Playing the femme fatale ... in the flesh ... is Neve Campbell. Yes, she is naked. Her "no nudity" clause is finally lifted from her contract. There's no better way to celebrate that than in the movie's opening scene. Neve, as 20-something Vera, is taking a shower. The choice of music for this 'glorious' moment is Beethoven's Razomovsky Quartet. Why classical music? She's a painter (artist), she's rich, and she lives in a posh apartment with an interior decor that gives an impression of an art gallery. Most importantly, classical music being classical music has the ability to make even the most nastiest imagery look refined. Everytime the violin-singing Razomovsky Quartet is heard, you will either be seeing 1) Neve naked or 2) Neve in a sexual activity. If the opening "shower" scene is not enough, Toback closes the movie with more of the same scene. When the Bach piano music is heard, that means Neve is not going for the 'glory'.
The two men that Vera plots to pull a cover over are boyfriend Ford (Fredrick Weller) and client Count Tommaso Lupo (Dominic Chianese). Ford is an exceptionally articulate street hustler, very nimble in oratorical theatrics and shamelessly manipulative. He enjoys listening to his own talk as much as he enjoys making others listen to him. He has an interest for young blonde models who can rap and dance, but he has little luck hustling would-be clients - which includes hip-hop artiste Damon Dash - to take them. Not even the Count wants anything to do with them, but he is obssessed with Vera. Ford takes advantage of the 69-year-old Count's obssession to set up an arrangement that allows the Count the pleasure of Vera for $100,000. What Ford does not know is that Vera succeeds in squeezing $1 million out of the Count - a direct reference to Indecent Proposal, Ford and Vera actually mention it by name in a prior scene - and says nothing about it.
When Will I Be Loved is a dud on many levels. The plot is miniscule, the story far-fetched, the characters detestable, the sex scenes are tacked-on, with inconsistent pacing and jarring cross-cuts. On a filmmaking standpoint, the first half is horrid . The whole point of cross-cutting is to keep the dramatic energy going, eventually leading up to a some kind of climax or resolution. That is not the case here. The rapid cross-cutting between Vera taking with Hassan (classical music cue) and Ford discussing - illicit - business with a Russian associate (hip-hop cue) keeps their respective energies separate, diverging but not converging. If there is any kind of climax at all with this editing approach, it is Ford's foursome with the three models he is hustling. The 'casting couch' locale is by the waterfall at a park. If this is not one of Toback's artistic statements, it is an absolutely nonsensical sex scene.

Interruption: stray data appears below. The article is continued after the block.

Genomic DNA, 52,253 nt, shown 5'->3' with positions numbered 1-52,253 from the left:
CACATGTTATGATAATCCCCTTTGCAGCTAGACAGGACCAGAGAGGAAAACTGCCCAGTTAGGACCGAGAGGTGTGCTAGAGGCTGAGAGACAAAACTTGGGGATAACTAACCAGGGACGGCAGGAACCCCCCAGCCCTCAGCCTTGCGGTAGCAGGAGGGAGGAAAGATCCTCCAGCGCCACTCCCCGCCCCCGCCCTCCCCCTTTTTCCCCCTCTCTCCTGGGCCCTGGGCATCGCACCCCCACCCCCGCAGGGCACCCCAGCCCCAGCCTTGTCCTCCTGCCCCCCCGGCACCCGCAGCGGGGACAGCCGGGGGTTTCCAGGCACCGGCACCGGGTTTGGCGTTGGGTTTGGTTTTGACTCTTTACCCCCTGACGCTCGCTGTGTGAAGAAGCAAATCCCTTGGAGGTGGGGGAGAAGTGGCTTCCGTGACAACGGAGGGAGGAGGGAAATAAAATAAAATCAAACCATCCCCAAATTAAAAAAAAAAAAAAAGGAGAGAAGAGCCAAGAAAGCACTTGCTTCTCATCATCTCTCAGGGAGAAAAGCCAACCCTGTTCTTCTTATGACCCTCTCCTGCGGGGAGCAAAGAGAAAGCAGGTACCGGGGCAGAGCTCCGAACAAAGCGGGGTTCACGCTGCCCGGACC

Speaking of the director's artistic statements, he has a lot to say as anthropology professor (of African Studies) Hassan al-Ibrahim ben Rabinowitz. Hassan's very minor role is to offer Vera a job working for him, during which he (Toback) spews a massive amount of pro-racial unity jargon. This monotonous shtick allows Mike Tyson to cameo (as himself claiming not to be himself), just so you know that he can act and improvise. After all that is said and done, Hassan, and whatever the nature of the job he gives Vera, is neither seen nor mentioned again.
The movie picks up momentum late into the second half as Vera craftily plays her men. But it is too little too late. Vera's motivation is not explored enough. It is supposed that she is beginning to explore her sexuality, but it looks like she has not only done this before but also has discovered her (sexual) niche. Ford is a cardboard cutout of the Colin Farrell obnoxious publicist in Phone Booth. He is detestable right from the start. If he is not hollering on his cell phone, he is stiffing an ex-girlfriend with more hollerings in broad daylight. If he is not hustling the products (read: gorgeous women), he is conducting his own 'casting couch' with them. The Count is a page right out of Robert Redford's tycoon character in Indecent Proposal. You get a sense of why he is wealthy but not what makes him tick, other than his obssession with Vera. Conversely, Toback may be making a commentary that old men like young women because of their youthful beauty, while young women like old men because of their wealth.
As a femme fatale drama, When Will I Be Loved is a waste of time. Campbell's 'glory' is the sole redeeming quality, and that is only if you're watching for the sex. Even that does not satisfy as much as it should. Campbell's nudity is limited to the "shower" scenes. She is fully lingerie-clad when making out with a girl behind a curtain (camera shoots at the curtain masking the two women), and fully-clothed when making out with Weller (framed from the waist up). Not much of gratuity when so much trouble is taken to 'cover' it up.
Everything about this flick could be forgivable if it were another episode of Red Shoe Dairies. But it is not. And to believe that When Will I Be Loved is a serious film that the public can really get into is insane. Neither an interesting drama nor a thrilling erotic fantasy.
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